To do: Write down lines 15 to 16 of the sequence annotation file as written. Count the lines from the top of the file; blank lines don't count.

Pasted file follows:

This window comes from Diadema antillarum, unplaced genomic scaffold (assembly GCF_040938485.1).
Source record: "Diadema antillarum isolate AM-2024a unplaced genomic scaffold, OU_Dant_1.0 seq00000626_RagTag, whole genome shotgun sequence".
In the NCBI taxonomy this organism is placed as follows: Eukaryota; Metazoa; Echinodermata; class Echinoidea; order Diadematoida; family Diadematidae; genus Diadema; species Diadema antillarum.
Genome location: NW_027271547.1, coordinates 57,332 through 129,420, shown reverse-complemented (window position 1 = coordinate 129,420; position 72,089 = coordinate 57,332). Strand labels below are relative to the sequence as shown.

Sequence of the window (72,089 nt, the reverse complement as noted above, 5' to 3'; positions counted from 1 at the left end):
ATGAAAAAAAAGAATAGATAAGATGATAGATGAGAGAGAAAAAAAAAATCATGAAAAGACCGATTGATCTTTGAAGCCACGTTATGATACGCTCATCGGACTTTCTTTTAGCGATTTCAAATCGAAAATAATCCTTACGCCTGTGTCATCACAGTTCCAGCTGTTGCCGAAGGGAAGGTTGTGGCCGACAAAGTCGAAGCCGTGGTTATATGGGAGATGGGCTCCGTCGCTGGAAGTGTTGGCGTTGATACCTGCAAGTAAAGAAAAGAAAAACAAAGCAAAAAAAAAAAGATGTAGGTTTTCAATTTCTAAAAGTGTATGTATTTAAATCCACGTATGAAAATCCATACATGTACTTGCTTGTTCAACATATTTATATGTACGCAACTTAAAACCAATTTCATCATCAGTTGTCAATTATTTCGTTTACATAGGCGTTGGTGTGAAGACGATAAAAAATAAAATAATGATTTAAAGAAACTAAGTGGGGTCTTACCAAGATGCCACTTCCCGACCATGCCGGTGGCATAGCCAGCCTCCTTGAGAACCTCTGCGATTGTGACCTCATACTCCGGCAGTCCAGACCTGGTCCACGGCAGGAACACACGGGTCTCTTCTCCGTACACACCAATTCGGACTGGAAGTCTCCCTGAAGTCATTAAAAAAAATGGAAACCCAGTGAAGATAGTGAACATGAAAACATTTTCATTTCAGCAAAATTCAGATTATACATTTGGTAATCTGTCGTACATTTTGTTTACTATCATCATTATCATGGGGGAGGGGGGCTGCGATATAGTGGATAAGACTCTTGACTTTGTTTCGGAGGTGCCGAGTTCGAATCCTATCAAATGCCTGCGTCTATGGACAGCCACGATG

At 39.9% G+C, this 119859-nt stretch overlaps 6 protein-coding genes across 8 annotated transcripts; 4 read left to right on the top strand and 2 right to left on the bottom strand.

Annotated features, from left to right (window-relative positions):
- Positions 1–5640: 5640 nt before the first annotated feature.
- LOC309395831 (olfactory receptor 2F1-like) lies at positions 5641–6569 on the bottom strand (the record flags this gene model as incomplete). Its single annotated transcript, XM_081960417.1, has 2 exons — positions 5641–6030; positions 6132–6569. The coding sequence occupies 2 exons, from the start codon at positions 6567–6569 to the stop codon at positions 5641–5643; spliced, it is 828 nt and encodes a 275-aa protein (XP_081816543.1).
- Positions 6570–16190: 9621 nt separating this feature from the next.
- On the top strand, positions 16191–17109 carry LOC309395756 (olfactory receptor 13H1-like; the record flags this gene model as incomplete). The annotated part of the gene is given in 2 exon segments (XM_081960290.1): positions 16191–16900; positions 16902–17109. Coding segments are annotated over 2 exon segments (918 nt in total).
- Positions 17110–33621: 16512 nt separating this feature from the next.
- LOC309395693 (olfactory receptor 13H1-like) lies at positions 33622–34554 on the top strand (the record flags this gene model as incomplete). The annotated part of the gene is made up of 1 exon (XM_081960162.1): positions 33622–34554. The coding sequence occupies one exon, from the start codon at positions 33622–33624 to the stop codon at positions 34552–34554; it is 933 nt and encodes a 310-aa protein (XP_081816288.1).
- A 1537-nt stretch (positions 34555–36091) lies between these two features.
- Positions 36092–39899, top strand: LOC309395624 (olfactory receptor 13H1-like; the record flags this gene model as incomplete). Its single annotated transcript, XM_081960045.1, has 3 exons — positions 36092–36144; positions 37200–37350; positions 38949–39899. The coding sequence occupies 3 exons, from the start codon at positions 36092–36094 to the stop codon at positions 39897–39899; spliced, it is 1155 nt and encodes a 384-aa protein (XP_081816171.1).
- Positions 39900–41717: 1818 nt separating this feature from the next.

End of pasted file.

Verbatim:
- A 1537-nt stretch (positions 34555–36091) lies between these two features.
- Positions 36092–39899, top strand: LOC309395624 (olfactory receptor 13H1-like; the record flags this gene model as incomplete). Its single annotated transcript, XM_081960045.1, has 3 exons — positions 36092–36144; positions 37200–37350; positions 38949–39899. The coding sequence occupies 3 exons, from the start codon at positions 36092–36094 to the stop codon at positions 39897–39899; spliced, it is 1155 nt and encodes a 384-aa protein (XP_081816171.1).